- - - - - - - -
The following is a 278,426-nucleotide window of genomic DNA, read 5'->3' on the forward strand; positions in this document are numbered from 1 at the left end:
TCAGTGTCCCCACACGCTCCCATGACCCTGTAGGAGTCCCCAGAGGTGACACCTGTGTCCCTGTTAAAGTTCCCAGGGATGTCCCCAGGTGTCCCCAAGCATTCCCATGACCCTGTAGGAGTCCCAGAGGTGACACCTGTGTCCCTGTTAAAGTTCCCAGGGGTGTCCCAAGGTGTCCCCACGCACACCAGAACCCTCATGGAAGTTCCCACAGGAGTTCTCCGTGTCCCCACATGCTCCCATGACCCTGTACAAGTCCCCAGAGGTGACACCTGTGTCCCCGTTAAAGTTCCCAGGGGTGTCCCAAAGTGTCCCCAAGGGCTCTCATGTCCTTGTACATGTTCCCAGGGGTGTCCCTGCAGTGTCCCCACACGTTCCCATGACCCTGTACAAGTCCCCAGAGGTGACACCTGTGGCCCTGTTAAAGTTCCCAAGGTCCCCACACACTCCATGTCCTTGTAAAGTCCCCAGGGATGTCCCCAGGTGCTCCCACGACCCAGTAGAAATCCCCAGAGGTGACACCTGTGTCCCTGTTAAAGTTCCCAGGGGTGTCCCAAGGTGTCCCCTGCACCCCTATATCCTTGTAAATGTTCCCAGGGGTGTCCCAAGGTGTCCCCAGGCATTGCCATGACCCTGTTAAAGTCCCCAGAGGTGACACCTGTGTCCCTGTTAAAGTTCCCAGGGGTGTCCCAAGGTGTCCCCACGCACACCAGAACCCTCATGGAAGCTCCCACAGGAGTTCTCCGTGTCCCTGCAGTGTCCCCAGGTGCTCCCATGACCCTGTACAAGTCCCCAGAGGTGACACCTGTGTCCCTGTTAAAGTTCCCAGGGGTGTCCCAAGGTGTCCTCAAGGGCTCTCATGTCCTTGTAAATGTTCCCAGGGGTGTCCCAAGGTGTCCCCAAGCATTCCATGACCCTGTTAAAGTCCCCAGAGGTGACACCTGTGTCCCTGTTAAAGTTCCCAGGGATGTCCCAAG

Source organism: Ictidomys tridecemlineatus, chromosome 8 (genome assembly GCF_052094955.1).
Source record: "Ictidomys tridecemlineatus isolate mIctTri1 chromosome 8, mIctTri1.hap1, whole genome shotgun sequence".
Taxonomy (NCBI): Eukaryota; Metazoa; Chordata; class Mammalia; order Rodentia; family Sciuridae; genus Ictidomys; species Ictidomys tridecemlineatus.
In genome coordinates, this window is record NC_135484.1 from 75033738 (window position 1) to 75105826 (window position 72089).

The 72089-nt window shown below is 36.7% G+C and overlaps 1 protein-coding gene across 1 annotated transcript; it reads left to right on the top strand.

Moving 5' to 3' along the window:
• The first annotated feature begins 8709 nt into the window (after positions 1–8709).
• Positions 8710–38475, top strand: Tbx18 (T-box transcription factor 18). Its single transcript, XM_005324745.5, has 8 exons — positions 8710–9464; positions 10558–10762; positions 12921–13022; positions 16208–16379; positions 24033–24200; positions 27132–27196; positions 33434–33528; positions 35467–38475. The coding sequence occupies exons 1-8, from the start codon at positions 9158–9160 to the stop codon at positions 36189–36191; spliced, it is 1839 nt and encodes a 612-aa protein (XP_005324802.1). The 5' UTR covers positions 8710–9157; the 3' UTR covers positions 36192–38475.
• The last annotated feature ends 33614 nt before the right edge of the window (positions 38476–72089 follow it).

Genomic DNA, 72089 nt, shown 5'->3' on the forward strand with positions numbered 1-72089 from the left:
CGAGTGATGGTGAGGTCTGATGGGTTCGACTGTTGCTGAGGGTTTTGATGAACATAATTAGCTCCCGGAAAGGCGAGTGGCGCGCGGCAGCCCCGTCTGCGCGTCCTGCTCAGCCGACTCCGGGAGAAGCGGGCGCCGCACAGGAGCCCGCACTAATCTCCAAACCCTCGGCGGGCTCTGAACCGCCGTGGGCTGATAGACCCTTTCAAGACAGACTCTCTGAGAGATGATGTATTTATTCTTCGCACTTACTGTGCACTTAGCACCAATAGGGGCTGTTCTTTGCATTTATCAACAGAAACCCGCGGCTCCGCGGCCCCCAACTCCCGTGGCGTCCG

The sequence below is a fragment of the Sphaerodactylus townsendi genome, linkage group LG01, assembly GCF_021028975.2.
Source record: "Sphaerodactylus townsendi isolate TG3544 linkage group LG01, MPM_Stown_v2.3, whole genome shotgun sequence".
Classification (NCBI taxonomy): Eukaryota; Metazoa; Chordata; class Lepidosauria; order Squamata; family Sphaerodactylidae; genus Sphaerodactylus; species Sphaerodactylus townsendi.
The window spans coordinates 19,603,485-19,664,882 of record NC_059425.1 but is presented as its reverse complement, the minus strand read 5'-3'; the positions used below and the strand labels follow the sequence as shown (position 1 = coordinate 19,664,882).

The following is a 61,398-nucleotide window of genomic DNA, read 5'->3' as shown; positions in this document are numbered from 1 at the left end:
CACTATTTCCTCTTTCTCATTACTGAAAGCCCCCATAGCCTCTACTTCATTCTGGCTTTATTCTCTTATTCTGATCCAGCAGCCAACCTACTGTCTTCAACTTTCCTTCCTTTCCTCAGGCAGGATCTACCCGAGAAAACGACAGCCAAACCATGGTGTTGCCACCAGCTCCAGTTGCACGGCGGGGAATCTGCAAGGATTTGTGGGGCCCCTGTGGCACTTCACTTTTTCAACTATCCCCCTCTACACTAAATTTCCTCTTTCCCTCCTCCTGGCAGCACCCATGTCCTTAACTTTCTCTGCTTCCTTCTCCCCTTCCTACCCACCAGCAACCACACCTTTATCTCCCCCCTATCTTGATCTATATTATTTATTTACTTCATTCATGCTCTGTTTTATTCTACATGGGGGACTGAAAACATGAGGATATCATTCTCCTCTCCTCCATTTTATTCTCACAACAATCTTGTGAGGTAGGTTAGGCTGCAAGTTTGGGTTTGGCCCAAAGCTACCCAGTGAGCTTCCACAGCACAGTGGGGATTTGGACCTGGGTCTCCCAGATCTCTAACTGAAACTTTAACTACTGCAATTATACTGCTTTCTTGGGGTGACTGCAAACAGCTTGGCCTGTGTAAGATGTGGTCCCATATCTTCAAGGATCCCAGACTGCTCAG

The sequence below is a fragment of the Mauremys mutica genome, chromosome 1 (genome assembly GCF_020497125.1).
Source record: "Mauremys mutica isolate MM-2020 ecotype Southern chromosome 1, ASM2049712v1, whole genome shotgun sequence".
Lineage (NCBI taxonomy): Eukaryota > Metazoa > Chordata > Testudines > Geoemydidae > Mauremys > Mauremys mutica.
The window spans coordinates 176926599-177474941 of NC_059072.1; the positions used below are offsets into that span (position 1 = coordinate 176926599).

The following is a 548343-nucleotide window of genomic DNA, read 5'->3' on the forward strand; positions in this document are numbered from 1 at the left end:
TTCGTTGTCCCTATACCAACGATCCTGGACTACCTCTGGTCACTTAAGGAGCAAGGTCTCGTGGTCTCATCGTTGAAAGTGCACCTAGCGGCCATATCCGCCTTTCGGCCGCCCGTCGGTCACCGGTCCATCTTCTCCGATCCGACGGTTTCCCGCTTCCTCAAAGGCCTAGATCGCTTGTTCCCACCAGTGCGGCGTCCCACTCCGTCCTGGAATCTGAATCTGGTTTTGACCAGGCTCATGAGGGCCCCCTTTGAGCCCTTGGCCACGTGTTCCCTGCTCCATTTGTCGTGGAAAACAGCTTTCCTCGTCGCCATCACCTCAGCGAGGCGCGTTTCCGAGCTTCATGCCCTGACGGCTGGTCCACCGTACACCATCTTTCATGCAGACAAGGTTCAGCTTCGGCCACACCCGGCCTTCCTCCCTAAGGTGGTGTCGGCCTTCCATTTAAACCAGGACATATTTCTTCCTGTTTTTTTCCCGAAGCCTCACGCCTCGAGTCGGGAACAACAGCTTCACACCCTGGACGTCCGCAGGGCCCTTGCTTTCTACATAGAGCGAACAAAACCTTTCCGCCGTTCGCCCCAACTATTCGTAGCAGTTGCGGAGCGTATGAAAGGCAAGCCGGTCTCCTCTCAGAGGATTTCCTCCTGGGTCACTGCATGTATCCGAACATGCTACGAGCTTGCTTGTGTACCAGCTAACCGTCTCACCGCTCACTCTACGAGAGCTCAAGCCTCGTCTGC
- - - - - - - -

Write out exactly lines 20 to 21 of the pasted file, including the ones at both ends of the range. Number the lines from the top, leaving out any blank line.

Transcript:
The sequence below is a fragment of the Mauremys mutica genome, chromosome 1 (genome assembly GCF_020497125.1).
Source record: "Mauremys mutica isolate MM-2020 ecotype Southern chromosome 1, ASM2049712v1, whole genome shotgun sequence".